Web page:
Singapore's central bank surprised markets with a between-meeting easing amid nearly non-existent inflation, sending the city-state's currency sharply lower.
"With material downward revision to the inflation outlook, MAS (Monetary Authority of Singapore) saw cause for preemptive action," Mizuho Bank said in a note Wednesday. "On the growth front, MAS also sounded more cautious, pointing to a mixed outlook for the global economy, which is likely to weigh on the export-oriented sectors."
Read More Singapore dollar's next stop: 1.40?
Without waiting for its scheduled April review -- or today's U.S. Federal Reserve's meeting -- the MAS Wednesday announced that it was reducing the slope of the Singapore dollar's appreciation against an undisclosed, trade-weighted basket of currencies. Rather than using interest rates, Singapore sets its monetary policy by adjusting the currency's trading range. The slope was last flattened in 2011 and this was the MAS' first unscheduled policy statement since 2001.
Inflation in the trade-dependent city-state has been on the wane despite rising labor shortages as the government limited the number of foreign workers. In December, the consumer price index fell 0.2 percent on-year after declining 0.3 percent in November as declining oil prices globally eased fuel costs and as housing costs were lower. The MAS cut its headline inflation forecast for 2015 to a band of negative 0.5 percent to 0.5 percent from 0.5-1.5 percent previously.
"Since 2013, the MAS has cited cost pressure from the tight labor market as the main inflation threat," ING noted. "Restrictions on foreign worker numbers force employers to recruit Singaporeans, but this means paying more. It can be difficult in the short term to raise productivity sufficiently to justify higher wages so quantities adjust; the productivity drive increases the vacancy rate rather than wages."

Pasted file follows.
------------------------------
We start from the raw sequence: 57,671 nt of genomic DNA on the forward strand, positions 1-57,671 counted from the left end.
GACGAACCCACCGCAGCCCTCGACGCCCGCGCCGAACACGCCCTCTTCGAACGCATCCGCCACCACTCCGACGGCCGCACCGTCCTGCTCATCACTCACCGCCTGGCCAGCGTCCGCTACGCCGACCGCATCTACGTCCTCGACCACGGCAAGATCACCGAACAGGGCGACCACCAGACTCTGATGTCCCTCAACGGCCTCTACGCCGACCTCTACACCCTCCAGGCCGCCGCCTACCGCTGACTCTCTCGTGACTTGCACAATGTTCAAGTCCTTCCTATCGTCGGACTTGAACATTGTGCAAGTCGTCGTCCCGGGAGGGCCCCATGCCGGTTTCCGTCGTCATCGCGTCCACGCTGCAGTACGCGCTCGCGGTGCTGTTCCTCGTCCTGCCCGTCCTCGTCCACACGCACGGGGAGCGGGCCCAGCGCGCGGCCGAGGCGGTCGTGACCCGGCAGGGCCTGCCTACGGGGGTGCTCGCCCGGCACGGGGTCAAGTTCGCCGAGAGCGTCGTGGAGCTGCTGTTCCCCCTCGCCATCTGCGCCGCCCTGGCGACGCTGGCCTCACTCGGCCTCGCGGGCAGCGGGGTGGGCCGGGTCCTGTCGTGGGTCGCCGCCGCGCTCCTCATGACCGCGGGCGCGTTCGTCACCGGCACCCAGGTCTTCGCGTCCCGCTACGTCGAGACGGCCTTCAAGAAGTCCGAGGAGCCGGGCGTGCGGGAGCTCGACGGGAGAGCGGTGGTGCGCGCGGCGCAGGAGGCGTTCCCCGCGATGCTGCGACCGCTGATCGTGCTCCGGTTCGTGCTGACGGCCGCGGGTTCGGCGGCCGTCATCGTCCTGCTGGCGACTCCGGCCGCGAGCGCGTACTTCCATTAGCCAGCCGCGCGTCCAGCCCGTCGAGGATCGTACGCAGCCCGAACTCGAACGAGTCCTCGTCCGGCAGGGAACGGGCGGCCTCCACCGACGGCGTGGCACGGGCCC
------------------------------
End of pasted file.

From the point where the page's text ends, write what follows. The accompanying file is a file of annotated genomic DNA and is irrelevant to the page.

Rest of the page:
Wednesday's move decked the , also known as the Sing, with the U.S. dollar fetching as much as 1.3569 Sing from around 1.3381 Sing before the move, although the city-state's currency later recovered, with the U.S. dollar buying around 1.3522 in mid-morning trade.
The local stock market was cautious in its approval, with the STI up around 0.2 percent in mid-morning trade, while most regional markets were lower in the wake of the selloff on Wall Street overnight.
Not that surprising
Although the timing of the move was surprising, some analysts said they had expected the MAS would begin easing at its April review.
"We flagged the growing possibility of a policy shift due to strong local disinflationary pressures, sluggish domestic growth, and risks to the global outlook," Jason Daw, head of Asian foreign-exchange policy at Societe Generale, said in a note Wednesday. "With these forces likely to remain in place over the coming months, a further policy adjustment (i.e. moving to a no appreciation bias) cannot be ruled out."
Expectations the MAS may move again at its April or October reviews may spur traders to use the Singapore dollar as a funding currency, he said.
He isn't alone in expecting further pressure on the Sing.
UOB now expects the U.S. dollar will trade toward the 1.40 Singapore dollar level over the next six months. ANZ expects the currency pair to end the year at 1.39, up from its previous forecast of 1.37. ING put its forecast for the U.S. dollar to fetch 1.36 Sing under review for upward revision as well.
However, some expect the MAS move may be a "one-and done" step.
"All of the factors that have pushed down inflation are on the supply side, and should just have one-off effects. There is no reason to think that deflation will become entrenched," Daniel Martin, Asia economist at Capital Economics, said in a note Wednesday. He expects the low inflation will boost real incomes and domestic demand, leading to a faster take up of economic slack and noted that the MAS isn't concerned about growth, keeping a growth forecast of 2-4 percent for the year.
"Given the reasonably healthy outlook for the economy and the likelihood that inflation will rebound toward the end of 2015, we do not expect the MAS to loosen policy again when it meets in April," Martin said.
He's not alone.
"This is a massive boost for the export-oriented economy of Singapore. With a softer Singapore dollar, Singapore can now push its goods and services out more easily," Howie Lee, an investment analyst at Phillip Futures, said in a note Wednesday. "Another adjustment in April is unlikely."
—By CNBC.Com's Leslie Shaffer; Follow her on Twitter @LeslieShaffer1